A Farnsworth Thanksgiving
Here is another glimpse into the life of Martha Farnsworth, through her diary entries. Her Halloween entry for 1918 indicated that her “boys” were serving in armed forces during World War I. Martha and her husband had taught a class of boys at their church and they advanced with the boys each year until they were teaching young men. Martha always refers to these young men as “our boys.”
Thurs. 31 Cold today. Writing letters all day- I wish I could write with both hands at once. Nancy Boone and Lillian Larson called early in evening and Luther Davis. Helen Campbell, Millard Stowell and Miss Bush came in for the evening. I have always had a Halloween Party for the Boys, but they are all away to War now.
However, her emotions had changed drastically by Thanksgiving because the war had ended. The armistice ending hostilities with Germany was signed on November 11, 1918. Thanksgiving Day in 1918 was November 28. Martha’s entry for that day starts out with a description of the snow and then Martha shares her gratitude that peace has arrived.
Thurs. 28 Snowing when we awakened this morning, but by noon the sun was shining bright and warm and beautiful and took all the exquisite beauty from the trees, fences and shrubs—everything was covered deep with soft, feathery snow, this morning and so wonderfully beautiful, I hated to see the sun come out and spoil it.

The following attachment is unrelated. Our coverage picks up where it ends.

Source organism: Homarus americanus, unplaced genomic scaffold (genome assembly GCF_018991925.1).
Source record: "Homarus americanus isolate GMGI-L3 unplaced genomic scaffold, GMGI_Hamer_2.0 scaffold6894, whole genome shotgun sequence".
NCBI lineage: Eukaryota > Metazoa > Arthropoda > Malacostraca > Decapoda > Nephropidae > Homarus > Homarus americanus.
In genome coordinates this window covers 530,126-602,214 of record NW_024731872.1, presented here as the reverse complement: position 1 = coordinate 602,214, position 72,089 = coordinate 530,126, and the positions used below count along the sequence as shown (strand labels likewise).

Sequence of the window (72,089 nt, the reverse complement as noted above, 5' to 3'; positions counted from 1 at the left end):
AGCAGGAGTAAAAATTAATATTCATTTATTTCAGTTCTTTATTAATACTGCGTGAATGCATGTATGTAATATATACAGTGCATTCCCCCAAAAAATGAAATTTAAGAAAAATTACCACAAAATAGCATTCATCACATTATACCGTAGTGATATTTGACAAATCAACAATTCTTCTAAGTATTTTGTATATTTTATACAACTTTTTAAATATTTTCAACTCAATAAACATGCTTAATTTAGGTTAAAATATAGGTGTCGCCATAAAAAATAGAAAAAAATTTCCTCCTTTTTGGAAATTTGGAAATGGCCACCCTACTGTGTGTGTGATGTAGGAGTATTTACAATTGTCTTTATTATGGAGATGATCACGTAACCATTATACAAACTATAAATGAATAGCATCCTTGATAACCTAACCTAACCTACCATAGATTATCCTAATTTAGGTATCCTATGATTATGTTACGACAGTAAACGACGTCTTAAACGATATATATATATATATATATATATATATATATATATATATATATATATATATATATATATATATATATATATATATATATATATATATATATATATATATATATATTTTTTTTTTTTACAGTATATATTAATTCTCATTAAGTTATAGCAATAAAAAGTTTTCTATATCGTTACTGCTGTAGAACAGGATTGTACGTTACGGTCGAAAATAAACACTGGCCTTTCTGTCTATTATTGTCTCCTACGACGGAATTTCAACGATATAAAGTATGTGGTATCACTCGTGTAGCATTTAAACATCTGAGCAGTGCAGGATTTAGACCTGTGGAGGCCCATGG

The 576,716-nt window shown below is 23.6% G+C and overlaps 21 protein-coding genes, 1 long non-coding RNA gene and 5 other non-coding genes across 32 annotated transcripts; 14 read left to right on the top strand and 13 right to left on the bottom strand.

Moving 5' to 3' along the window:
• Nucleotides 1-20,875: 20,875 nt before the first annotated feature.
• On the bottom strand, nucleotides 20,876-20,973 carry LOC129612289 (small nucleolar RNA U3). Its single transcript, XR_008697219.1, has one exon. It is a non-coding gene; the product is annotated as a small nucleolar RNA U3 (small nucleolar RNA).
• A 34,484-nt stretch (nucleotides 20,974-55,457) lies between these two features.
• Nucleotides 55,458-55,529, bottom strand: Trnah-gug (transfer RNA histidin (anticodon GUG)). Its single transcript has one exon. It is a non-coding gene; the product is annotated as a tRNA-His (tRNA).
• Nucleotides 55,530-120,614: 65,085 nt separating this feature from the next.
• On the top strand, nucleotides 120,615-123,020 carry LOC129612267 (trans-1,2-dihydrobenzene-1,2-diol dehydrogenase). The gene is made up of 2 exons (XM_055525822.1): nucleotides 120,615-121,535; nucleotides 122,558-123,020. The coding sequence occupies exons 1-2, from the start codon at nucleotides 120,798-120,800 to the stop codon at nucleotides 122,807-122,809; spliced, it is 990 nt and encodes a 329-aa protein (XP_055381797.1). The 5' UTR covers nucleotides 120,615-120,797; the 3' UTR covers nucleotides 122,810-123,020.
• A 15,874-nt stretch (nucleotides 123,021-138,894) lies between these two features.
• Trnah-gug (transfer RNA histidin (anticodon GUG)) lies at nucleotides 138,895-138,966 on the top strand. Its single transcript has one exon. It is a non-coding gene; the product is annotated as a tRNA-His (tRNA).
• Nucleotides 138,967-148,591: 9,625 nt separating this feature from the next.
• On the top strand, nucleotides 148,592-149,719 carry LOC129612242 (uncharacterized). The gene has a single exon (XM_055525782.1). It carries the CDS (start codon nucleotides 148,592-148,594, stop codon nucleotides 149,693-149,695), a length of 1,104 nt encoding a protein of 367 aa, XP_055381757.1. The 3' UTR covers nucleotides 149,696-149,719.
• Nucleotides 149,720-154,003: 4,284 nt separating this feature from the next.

Thanksgiving Day and what a Day—While it is wholly an American day, yet today the whole wide world should celebrate it with us, for the most brutally fiendish, of all the Wars of the Ages, has come to an end, and we have Peace—great glorious, Peace, for which we thank God with all our very, being. Some way, I am dumb with thankfulness. I am so thankful, I cannot find words, to express myself. This evening, Edwin Jones, John Keating and their friend Kenneth Corbett, Robt. Sympson-Helen Leeper, John Carlson-Dorothy Leeper, Shelley Monroe and Sallie Slaughter came in for short calls.
I roasted a fine young goose, ($2.80) and made pumpkin pies.
Martha’s eloquent thankfulness for peace reminds us that war is always traumatic on both the battlefield and the home front.
[Post written by Pat Michaelis (Research Collections Division Director)]